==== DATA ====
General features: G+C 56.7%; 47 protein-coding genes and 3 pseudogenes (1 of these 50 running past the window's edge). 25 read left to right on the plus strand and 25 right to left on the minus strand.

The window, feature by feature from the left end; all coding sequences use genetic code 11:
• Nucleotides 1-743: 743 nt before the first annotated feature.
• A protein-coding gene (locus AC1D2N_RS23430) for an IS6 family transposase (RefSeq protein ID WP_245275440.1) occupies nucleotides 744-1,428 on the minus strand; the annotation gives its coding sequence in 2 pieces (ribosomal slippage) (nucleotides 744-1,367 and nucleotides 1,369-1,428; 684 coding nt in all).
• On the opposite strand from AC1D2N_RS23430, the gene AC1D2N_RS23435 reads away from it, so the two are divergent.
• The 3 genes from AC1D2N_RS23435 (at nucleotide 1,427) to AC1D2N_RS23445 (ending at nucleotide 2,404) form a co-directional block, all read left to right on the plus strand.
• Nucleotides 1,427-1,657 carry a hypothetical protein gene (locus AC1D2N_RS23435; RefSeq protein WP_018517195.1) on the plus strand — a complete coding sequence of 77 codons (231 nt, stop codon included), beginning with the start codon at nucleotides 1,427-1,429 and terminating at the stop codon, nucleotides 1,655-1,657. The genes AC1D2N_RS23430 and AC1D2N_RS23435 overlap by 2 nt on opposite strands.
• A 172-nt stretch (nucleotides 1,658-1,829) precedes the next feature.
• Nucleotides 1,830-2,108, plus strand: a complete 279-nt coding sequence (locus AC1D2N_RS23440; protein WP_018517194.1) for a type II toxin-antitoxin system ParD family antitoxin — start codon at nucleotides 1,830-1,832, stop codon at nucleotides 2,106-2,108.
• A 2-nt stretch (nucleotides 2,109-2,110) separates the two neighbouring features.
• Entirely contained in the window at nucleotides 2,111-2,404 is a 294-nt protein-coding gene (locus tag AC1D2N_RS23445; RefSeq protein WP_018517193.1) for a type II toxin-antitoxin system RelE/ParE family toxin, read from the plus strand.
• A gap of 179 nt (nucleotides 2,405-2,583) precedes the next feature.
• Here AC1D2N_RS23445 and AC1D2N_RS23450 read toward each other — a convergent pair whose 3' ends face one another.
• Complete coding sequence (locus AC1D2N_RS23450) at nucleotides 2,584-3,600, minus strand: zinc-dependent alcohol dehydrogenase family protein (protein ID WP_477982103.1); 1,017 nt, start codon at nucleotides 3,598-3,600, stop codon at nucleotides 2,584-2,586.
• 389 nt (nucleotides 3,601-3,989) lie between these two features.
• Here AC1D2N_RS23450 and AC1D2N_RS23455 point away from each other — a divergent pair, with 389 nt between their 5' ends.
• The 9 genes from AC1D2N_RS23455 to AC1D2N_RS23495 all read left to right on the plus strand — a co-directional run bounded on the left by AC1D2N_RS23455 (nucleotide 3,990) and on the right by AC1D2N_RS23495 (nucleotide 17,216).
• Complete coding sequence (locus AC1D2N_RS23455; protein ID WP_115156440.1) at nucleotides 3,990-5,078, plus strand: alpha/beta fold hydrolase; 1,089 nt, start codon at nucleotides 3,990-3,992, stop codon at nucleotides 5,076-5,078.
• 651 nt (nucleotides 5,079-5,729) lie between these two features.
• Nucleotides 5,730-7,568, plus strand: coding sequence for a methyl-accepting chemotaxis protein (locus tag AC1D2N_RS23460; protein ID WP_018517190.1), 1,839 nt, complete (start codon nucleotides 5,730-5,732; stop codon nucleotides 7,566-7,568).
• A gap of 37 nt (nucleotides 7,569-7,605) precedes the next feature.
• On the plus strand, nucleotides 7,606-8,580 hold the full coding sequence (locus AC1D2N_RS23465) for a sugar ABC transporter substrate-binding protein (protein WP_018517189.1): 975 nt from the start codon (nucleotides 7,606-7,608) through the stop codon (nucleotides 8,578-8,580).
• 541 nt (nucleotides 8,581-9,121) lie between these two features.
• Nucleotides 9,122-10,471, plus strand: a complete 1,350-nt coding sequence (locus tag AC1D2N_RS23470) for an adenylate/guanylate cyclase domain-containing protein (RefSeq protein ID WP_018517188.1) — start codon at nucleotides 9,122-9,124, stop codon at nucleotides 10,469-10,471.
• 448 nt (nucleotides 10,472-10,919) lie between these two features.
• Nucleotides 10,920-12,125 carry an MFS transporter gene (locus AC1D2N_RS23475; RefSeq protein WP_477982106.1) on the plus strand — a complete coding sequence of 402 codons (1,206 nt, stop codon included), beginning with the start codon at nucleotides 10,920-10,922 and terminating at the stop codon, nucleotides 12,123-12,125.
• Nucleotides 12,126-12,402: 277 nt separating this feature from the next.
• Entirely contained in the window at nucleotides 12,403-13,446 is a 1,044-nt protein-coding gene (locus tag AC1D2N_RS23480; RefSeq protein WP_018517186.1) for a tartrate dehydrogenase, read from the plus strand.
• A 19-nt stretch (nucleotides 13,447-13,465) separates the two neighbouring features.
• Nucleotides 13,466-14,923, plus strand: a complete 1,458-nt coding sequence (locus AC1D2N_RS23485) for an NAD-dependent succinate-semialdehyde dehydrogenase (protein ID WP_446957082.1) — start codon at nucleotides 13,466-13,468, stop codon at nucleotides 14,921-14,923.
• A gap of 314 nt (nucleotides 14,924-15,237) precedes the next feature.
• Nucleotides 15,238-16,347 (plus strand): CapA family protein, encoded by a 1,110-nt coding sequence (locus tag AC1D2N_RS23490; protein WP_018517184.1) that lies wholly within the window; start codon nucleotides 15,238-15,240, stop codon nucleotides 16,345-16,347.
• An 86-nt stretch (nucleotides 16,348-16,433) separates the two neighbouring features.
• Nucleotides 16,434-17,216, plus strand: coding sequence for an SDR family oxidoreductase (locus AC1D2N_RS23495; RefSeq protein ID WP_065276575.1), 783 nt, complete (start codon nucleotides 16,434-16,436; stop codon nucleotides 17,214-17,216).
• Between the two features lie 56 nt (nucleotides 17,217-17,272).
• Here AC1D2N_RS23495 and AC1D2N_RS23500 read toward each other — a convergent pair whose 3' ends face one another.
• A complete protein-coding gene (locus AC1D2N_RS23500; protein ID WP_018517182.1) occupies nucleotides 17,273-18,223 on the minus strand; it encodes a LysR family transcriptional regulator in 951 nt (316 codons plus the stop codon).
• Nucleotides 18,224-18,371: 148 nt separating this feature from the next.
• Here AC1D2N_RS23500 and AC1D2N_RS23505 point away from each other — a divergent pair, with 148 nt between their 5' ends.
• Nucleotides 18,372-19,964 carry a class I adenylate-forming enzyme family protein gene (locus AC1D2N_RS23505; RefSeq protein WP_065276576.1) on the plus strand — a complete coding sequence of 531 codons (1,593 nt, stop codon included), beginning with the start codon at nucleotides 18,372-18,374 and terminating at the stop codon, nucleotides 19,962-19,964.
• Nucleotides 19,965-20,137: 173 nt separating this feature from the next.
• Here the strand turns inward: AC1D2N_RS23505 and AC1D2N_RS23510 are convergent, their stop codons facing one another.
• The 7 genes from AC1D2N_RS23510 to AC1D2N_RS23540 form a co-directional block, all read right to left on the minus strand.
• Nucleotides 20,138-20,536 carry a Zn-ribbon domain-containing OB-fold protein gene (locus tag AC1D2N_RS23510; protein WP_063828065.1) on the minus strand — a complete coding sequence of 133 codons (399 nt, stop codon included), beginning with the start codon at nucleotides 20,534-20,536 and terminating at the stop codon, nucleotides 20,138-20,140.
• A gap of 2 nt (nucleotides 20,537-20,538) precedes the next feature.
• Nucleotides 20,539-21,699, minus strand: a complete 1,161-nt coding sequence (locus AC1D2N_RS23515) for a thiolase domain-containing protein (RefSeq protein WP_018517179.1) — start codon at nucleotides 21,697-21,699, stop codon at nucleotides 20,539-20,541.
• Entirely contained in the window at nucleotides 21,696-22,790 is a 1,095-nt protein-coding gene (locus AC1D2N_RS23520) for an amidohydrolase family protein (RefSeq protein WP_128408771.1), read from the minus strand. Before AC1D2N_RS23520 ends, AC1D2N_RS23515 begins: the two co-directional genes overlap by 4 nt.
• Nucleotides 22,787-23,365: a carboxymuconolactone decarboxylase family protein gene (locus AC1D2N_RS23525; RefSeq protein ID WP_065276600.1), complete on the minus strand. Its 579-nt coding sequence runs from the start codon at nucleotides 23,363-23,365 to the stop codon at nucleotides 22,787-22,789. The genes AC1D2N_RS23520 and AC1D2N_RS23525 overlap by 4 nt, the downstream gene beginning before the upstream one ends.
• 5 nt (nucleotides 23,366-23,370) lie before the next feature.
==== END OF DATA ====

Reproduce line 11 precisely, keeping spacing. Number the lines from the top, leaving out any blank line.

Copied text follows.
• Entirely contained in the window at nucleotides 2,111-2,404 is a 294-nt protein-coding gene (locus tag AC1D2N_RS23445; RefSeq protein WP_018517193.1) for a type II toxin-antitoxin system RelE/ParE family toxin, read from the plus strand.